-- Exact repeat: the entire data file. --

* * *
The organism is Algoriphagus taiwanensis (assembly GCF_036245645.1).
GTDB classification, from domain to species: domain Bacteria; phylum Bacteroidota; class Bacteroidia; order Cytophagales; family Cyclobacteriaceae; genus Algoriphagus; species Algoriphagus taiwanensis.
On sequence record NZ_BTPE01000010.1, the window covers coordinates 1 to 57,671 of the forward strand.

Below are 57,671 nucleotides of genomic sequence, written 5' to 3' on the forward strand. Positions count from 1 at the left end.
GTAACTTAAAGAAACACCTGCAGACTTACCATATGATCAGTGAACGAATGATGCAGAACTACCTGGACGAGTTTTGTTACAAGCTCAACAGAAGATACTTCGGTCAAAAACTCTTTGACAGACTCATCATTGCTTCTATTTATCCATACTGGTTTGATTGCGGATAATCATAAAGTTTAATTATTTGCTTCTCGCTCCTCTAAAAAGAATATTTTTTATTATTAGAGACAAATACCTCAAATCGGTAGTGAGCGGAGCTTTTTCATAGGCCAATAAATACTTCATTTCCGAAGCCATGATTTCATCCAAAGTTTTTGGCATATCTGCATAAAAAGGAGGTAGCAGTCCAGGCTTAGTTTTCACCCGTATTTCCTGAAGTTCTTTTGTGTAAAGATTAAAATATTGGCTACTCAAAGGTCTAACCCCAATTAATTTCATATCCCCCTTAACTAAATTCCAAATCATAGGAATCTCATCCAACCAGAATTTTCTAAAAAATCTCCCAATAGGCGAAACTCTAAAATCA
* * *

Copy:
The organism is Algoriphagus taiwanensis (assembly GCF_036245645.1).
GTDB classification, from domain to species: domain Bacteria; phylum Bacteroidota; class Bacteroidia; order Cytophagales; family Cyclobacteriaceae; genus Algoriphagus; species Algoriphagus taiwanensis.
On sequence record NZ_BTPE01000010.1, the window covers coordinates 1 to 57,671 of the forward strand.

Below are 57,671 nucleotides of genomic sequence, written 5' to 3' on the forward strand. Positions count from 1 at the left end.
GTAACTTAAAGAAACACCTGCAGACTTACCATATGATCAGTGAACGAATGATGCAGAACTACCTGGACGAGTTTTGTTACAAGCTCAACAGAAGATACTTCGGTCAAAAACTCTTTGACAGACTCATCATTGCTTCTATTTATCCATACTGGTTTGATTGCGGATAATCATAAAGTTTAATTATTTGCTTCTCGCTCCTCTAAAAAGAATATTTTTTATTATTAGAGACAAATACCTCAAATCGGTAGTGAGCGGAGCTTTTTCATAGGCCAATAAATACTTCATTTCCGAAGCCATGATTTCATCCAAAGTTTTTGGCATATCTGCATAAAAAGGAGGTAGCAGTCCAGGCTTAGTTTTCACCCGTATTTCCTGAAGTTCTTTTGTGTAAAGATTAAAATATTGGCTACTCAAAGGTCTAACCCCAATTAATTTCATATCCCCCTTAACTAAATTCCAAATCATAGGAATCTCATCCAACCAGAATTTTCTAAAAAATCTCCCAATAGGCGAAACTCTAAAATCA